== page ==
Direct costs associated with mild cognitive impairment in primary care
Article first published online: 17 APR 2008
Copyright © 2008 John Wiley & Sons, Ltd.
International Journal of Geriatric Psychiatry
Volume 23, Issue 9, pages 963–971, September 2008
How to Cite
Luppa, M., Heinrich, S., Matschinger, H., Hensel, A., Luck, T., Riedel-Heller, S. G. and König, H.-H. (2008), Direct costs associated with mild cognitive impairment in primary care. Int. J. Geriat. Psychiatry, 23: 963–971. doi: 10.1002/gps.2018
- Issue published online: 27 AUG 2008
- Article first published online: 17 APR 2008
- Manuscript Accepted: 15 FEB 2008
- Manuscript Received: 10 JUL 2007
- direct costs;
- Mild Cognitive Impairment (MCI);
- primary care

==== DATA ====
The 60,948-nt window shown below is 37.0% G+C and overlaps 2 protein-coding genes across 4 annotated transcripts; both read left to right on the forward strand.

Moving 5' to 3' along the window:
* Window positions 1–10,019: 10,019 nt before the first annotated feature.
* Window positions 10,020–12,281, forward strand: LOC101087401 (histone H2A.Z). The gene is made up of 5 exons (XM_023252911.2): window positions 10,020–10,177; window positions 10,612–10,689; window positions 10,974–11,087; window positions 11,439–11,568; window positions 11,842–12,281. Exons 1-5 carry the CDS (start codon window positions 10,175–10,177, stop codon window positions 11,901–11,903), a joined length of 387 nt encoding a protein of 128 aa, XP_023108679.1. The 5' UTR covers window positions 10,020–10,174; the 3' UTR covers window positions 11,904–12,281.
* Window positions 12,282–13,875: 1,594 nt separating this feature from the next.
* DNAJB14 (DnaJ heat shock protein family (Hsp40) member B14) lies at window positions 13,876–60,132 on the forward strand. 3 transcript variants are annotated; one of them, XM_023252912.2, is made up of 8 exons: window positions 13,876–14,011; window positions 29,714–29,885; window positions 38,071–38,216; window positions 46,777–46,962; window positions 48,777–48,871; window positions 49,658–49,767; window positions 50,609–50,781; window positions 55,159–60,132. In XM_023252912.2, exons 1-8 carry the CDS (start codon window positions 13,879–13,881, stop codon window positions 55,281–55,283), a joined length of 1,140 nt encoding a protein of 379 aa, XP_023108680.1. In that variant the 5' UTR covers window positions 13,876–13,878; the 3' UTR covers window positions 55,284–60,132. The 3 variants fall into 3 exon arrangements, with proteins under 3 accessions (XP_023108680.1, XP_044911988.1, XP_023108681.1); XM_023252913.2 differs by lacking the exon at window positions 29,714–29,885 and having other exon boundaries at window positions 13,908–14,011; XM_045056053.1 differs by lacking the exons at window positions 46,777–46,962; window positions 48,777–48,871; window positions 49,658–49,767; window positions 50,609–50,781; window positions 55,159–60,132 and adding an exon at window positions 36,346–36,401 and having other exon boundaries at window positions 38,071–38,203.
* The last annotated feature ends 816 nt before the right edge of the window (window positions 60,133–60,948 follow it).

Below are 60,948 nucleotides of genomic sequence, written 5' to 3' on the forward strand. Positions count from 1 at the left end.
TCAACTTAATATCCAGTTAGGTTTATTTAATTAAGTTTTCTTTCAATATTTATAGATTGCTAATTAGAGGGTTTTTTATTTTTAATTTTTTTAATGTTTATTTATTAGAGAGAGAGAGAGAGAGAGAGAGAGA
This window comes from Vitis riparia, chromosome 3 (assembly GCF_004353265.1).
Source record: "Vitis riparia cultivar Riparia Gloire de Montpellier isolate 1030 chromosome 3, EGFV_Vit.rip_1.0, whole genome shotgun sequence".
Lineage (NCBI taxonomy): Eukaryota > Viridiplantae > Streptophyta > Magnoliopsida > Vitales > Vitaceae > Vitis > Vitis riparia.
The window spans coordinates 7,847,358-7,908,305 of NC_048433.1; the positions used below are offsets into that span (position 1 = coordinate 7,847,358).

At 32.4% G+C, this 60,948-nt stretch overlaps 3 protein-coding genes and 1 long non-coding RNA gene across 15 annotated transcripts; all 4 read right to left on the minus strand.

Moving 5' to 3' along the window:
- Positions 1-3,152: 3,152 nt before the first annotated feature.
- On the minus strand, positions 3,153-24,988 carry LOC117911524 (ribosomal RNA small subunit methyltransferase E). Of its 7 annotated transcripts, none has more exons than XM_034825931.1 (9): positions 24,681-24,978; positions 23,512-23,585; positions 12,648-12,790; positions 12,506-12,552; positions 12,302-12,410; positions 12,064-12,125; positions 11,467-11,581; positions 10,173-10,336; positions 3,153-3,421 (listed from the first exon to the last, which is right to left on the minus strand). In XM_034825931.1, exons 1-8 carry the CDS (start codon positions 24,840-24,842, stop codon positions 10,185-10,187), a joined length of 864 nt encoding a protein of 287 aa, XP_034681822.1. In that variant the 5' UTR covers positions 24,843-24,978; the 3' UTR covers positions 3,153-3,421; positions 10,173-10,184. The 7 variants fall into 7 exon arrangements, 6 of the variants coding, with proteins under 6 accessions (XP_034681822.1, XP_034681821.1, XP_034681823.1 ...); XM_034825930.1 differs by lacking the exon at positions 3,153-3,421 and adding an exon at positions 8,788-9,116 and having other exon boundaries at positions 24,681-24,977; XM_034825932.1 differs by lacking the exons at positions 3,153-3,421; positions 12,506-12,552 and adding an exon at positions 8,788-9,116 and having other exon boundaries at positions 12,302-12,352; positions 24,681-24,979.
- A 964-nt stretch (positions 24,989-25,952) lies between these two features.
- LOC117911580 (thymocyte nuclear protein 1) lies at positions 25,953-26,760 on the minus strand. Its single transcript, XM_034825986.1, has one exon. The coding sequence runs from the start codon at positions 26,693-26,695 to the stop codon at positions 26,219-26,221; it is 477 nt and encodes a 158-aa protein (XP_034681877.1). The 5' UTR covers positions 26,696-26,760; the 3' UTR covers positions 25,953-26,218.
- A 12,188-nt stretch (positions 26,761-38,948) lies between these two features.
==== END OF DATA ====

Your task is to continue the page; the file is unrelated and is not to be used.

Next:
Little is known about the direct costs of individuals with Mild Cognitive Impairment (MCI). This study investigates the direct costs associated with MCI according to recent diagnostic criteria from a societal perspective.
Four hundred and fifty-two primary care patients aged 75+ from Leipzig, Germany, were investigated in face-to-face interviews regarding MCI according to the current diagnostic criteria of the International Working Group on MCI, resource utilisation and costs (questionnaire of service utilisation and costs), as well as chronic medical illness (Chronic Disease Score). Resource utilisation was monetarily valued using 2004/2005 prices.
Mean annual direct costs were €4,443 for patients with MCI (n = 39) and €3,814 for patients without MCI (n = 413) (p = 0.34). Looking at the cost components, patients with and without MCI only significantly differed regarding pharmaceutical costs (€ 1,210 vs € 1,062; p < 0.05) not caused by antidementive drugs.
Direct costs of individuals having MCI are not significantly increased in comparison to direct costs of individuals without cognitive deficits. Copyright © 2008 John Wiley & Sons, Ltd.